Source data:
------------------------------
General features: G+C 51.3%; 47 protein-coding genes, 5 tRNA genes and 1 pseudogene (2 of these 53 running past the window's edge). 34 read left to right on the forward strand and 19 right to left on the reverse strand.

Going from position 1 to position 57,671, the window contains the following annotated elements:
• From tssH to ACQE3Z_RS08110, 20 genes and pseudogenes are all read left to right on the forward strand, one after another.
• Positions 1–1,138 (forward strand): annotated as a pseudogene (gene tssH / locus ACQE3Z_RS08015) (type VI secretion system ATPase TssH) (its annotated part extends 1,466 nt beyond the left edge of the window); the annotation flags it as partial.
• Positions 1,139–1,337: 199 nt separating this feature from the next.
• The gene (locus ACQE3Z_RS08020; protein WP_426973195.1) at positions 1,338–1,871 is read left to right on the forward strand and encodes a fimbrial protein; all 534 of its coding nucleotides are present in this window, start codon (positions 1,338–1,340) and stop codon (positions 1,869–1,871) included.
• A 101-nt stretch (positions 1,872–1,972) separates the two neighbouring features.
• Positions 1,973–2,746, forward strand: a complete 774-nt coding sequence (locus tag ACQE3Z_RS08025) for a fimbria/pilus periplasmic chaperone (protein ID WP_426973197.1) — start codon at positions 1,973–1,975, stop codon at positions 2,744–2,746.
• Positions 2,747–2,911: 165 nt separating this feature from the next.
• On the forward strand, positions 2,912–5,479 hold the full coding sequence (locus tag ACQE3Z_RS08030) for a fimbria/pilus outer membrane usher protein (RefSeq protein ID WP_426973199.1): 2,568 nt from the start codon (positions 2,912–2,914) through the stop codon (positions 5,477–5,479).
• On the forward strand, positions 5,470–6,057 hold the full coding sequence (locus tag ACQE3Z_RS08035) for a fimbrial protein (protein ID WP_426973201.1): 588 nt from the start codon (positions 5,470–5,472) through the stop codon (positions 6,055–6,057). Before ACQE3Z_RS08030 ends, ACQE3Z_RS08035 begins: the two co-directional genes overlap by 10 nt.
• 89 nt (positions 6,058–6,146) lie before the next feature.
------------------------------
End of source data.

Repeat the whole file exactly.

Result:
General features: G+C 51.3%; 47 protein-coding genes, 5 tRNA genes and 1 pseudogene (2 of these 53 running past the window's edge). 34 read left to right on the forward strand and 19 right to left on the reverse strand.

Going from position 1 to position 57,671, the window contains the following annotated elements:
• From tssH to ACQE3Z_RS08110, 20 genes and pseudogenes are all read left to right on the forward strand, one after another.
• Positions 1–1,138 (forward strand): annotated as a pseudogene (gene tssH / locus ACQE3Z_RS08015) (type VI secretion system ATPase TssH) (its annotated part extends 1,466 nt beyond the left edge of the window); the annotation flags it as partial.
• Positions 1,139–1,337: 199 nt separating this feature from the next.
• The gene (locus ACQE3Z_RS08020; protein WP_426973195.1) at positions 1,338–1,871 is read left to right on the forward strand and encodes a fimbrial protein; all 534 of its coding nucleotides are present in this window, start codon (positions 1,338–1,340) and stop codon (positions 1,869–1,871) included.
• A 101-nt stretch (positions 1,872–1,972) separates the two neighbouring features.
• Positions 1,973–2,746, forward strand: a complete 774-nt coding sequence (locus tag ACQE3Z_RS08025) for a fimbria/pilus periplasmic chaperone (protein ID WP_426973197.1) — start codon at positions 1,973–1,975, stop codon at positions 2,744–2,746.
• Positions 2,747–2,911: 165 nt separating this feature from the next.
• On the forward strand, positions 2,912–5,479 hold the full coding sequence (locus tag ACQE3Z_RS08030) for a fimbria/pilus outer membrane usher protein (RefSeq protein ID WP_426973199.1): 2,568 nt from the start codon (positions 2,912–2,914) through the stop codon (positions 5,477–5,479).
• On the forward strand, positions 5,470–6,057 hold the full coding sequence (locus tag ACQE3Z_RS08035) for a fimbrial protein (protein ID WP_426973201.1): 588 nt from the start codon (positions 5,470–5,472) through the stop codon (positions 6,055–6,057). Before ACQE3Z_RS08030 ends, ACQE3Z_RS08035 begins: the two co-directional genes overlap by 10 nt.
• 89 nt (positions 6,058–6,146) lie before the next feature.